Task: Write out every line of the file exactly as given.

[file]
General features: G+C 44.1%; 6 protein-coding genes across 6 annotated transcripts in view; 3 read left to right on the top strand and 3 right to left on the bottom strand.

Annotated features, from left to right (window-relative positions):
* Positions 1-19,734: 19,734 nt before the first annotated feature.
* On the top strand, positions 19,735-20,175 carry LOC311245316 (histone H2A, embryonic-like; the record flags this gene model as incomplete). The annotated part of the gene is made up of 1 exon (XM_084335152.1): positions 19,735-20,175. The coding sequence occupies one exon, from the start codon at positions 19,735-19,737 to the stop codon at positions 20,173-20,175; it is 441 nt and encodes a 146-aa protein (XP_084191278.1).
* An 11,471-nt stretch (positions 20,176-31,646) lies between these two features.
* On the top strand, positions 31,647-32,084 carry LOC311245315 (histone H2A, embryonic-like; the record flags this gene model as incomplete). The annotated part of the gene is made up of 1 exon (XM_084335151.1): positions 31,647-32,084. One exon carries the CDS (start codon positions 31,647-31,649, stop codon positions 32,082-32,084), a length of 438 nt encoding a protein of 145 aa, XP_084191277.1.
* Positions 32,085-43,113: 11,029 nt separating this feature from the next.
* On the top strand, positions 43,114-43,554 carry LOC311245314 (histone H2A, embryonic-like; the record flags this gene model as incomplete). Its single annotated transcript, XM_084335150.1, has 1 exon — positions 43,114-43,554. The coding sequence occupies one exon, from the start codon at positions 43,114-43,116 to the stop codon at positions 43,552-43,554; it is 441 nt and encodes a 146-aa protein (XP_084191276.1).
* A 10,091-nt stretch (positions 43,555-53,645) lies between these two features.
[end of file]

General features: G+C 44.1%; 6 protein-coding genes across 6 annotated transcripts in view; 3 read left to right on the top strand and 3 right to left on the bottom strand.

Annotated features, from left to right (window-relative positions):
* Positions 1-19,734: 19,734 nt before the first annotated feature.
* On the top strand, positions 19,735-20,175 carry LOC311245316 (histone H2A, embryonic-like; the record flags this gene model as incomplete). The annotated part of the gene is made up of 1 exon (XM_084335152.1): positions 19,735-20,175. The coding sequence occupies one exon, from the start codon at positions 19,735-19,737 to the stop codon at positions 20,173-20,175; it is 441 nt and encodes a 146-aa protein (XP_084191278.1).
* An 11,471-nt stretch (positions 20,176-31,646) lies between these two features.
* On the top strand, positions 31,647-32,084 carry LOC311245315 (histone H2A, embryonic-like; the record flags this gene model as incomplete). The annotated part of the gene is made up of 1 exon (XM_084335151.1): positions 31,647-32,084. One exon carries the CDS (start codon positions 31,647-31,649, stop codon positions 32,082-32,084), a length of 438 nt encoding a protein of 145 aa, XP_084191277.1.
* Positions 32,085-43,113: 11,029 nt separating this feature from the next.
* On the top strand, positions 43,114-43,554 carry LOC311245314 (histone H2A, embryonic-like; the record flags this gene model as incomplete). Its single annotated transcript, XM_084335150.1, has 1 exon — positions 43,114-43,554. The coding sequence occupies one exon, from the start codon at positions 43,114-43,116 to the stop codon at positions 43,552-43,554; it is 441 nt and encodes a 146-aa protein (XP_084191276.1).
* A 10,091-nt stretch (positions 43,555-53,645) lies between these two features.